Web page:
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ECIIA members can sign up today for a free cyber risk governance conference to be held in Brussels on 29 June hosted by MEP Antennas Guoga.
The event – organised jointly by ECIIA and FERMA – will present recommendations a new cyber risk governance model designed to include key internal stakeholders, the risk and audit committees. A working group representing risk managers and internal auditors from eight EU countries developed the model and other recommendations that will be presented at the event.
The proposed model will increase cyber-resilience, define the key stakeholders and the conditions for success.
European regulations requiring companies to report and pay tax on their profits in the country in which they arise moved a step closer this month.
The so-called country-by-country reporting regime is meant to prevent companies aggregating their profits from across the EU and paying tax in a jurisdiction of their own choosing.
And on 12th June, the ECON and JURI Committees of the European Parliament approved the proposals with possible exemptions for commercially sensitive information. Companies may be able to apply for exemptions to authorities in member states.
Internal audit would have an important role to play in assuring that the processes involved in collating tax information were robust and fit for purpose.
Speaking last summer at a breakfast meeting jointly organised by ECIIA and FERMA to discuss the implications of the new rules, ECIIA spokesman Silvio de Girolamo, Chief Audit Executive at Italy’s Autogrill, said: “As the third line of defence in organisations, and depending on the maturity of the tax processes, internal audit may provide assurance about tax reporting, or function as an adviser.”
He said internal auditors would be able to coordinate their work with chief risk officers and tax managers to ensure controls around tax reporting were complete and effective. This would also help minimise the duplication of the effort needed to comply with the new provisions.
After approving the draft report on the country-by-country tax proposals, the committees failed to reach the qualified majority needed to enter negotiations with the European Council. The draft report will now go to Plenary.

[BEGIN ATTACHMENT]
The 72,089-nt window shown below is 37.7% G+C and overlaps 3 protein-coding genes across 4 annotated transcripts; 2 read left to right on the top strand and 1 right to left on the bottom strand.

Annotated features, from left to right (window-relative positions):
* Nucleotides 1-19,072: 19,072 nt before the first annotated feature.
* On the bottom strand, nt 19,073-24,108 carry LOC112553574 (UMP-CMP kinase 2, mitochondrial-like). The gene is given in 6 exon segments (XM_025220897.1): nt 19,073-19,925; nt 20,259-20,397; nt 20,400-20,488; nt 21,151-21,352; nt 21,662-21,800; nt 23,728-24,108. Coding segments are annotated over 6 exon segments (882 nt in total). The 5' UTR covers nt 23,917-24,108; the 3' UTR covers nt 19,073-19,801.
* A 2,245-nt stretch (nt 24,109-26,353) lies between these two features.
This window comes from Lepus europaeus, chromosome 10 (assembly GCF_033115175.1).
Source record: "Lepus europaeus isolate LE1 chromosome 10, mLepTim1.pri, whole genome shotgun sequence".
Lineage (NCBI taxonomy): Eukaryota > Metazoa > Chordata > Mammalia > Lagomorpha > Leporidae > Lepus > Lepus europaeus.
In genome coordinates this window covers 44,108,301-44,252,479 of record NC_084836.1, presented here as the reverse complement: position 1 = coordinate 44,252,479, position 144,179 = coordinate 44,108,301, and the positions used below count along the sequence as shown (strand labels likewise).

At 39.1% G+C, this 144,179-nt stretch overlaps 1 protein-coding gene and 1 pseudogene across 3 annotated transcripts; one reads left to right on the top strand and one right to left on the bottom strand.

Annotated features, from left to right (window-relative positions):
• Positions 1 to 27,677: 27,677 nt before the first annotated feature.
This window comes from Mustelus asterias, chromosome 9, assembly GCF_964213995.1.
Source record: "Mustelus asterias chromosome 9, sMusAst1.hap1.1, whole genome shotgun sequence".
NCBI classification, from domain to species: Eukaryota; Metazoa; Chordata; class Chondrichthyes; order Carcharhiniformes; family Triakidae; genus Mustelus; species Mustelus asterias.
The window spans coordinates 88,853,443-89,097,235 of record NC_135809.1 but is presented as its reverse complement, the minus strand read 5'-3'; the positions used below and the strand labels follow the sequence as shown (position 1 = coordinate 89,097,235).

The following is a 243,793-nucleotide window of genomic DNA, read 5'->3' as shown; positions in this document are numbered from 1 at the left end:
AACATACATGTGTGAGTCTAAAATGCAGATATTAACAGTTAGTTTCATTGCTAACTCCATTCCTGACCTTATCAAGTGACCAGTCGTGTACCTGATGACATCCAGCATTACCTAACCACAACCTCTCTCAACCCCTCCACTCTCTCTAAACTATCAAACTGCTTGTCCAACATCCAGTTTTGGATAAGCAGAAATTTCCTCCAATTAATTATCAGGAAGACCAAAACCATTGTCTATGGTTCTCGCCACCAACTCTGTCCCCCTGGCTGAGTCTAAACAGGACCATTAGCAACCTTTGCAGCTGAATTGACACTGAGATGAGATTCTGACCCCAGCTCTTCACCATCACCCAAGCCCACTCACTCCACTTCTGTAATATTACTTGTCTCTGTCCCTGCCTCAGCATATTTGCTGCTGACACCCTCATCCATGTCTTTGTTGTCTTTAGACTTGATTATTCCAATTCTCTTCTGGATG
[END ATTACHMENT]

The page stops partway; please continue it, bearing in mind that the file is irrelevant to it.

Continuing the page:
“Everything possible should be done to strengthen the role, position and independence of chief audit executives in all organisations and in all sectors across Europe,” the ECIIA has said in its response to recent EU’s DG Justice and Consumers consultation on whistleblowing.
Given the increasing distrust among the public of both government institutions and private business, the ECIIA said that the protection of whistle blowers and critical voices was more important than ever.
In the course of their duties, internal auditors often uncover weaknesses in an organisation’s key control processes and report that to the board and senior management.
“Against that background, it is vital that the chief audit executive should benefit from the strongest protection against the possibility of adverse treatment by senior management in response to those critical findings and comments – such as the termination of the working contract,” ECIIA President Henrik Stein says.
Internal auditors follow mandatory global standards for auditing and for ethical behaviour, Stein added. That should form the basis of a common approach for developing legal protection for internal auditors.
Internal auditors and SAIs share best practice
Internal auditors and representatives from supreme audit institutions shared best practices at a recent seminar in Brussels, organised jointly by ECIIA and EUROSAI.
For example, the Austrian Court of Audit said that it was creating knowledge communities with its internal audit partners to develop better processes for transferring operational knowledge to help increase the effectiveness of audits.
SAI Netherlands explained that building a robust working relationship with internal audit had led to it having unrestricted access to the electronic working files of the internal audit function. It also said it now discussed the performed auditors’ work in regular meetings with top management from the internal audit team.
“These collaborations are great examples of best practice,” ECIIA President Henrik Stein says. “ECIIA and EUROSAI will be jointly promoting such initiatives over the coming years.”
The professional bodies are planning to extend their partnership in a range of areas. Possible themes for future cooperation identified at the meeting included reducing costs in the public sector, reducing certain risks relating to cybersecurity, for example, and improving good governance in the public sector.